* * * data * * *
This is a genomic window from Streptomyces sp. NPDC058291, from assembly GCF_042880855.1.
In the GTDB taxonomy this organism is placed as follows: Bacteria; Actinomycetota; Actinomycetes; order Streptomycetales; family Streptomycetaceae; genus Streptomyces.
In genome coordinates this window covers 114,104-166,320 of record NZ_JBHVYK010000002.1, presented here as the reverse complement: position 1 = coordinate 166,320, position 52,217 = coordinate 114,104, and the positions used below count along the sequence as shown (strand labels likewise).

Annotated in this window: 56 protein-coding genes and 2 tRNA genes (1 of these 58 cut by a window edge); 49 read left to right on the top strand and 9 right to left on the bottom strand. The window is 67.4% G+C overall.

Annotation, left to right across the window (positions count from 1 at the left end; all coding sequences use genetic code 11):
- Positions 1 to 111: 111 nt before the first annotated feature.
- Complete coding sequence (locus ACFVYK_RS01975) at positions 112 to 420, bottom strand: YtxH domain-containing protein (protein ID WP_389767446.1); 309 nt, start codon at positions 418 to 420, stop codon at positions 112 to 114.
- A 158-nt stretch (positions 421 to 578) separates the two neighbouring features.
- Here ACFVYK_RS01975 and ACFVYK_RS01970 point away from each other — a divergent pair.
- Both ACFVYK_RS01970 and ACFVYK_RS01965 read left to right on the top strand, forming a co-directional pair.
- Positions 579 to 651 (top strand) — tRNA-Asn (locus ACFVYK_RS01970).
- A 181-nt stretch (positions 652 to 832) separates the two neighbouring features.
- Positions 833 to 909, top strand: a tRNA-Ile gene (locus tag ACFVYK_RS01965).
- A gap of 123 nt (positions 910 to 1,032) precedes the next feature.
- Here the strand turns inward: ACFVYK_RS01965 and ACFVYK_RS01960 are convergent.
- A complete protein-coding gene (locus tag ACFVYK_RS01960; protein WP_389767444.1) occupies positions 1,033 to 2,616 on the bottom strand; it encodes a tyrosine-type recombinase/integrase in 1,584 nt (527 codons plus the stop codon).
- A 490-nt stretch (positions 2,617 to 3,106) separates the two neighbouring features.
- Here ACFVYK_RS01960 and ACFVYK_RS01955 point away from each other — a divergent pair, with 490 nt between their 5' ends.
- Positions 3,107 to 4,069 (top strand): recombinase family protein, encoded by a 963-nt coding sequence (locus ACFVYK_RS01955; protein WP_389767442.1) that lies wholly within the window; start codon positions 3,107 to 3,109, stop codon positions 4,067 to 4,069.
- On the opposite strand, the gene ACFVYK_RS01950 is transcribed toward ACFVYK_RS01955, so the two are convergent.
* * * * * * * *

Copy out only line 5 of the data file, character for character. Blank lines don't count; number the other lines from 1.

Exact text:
Annotation, left to right across the window (positions count from 1 at the left end; all coding sequences use genetic code 11):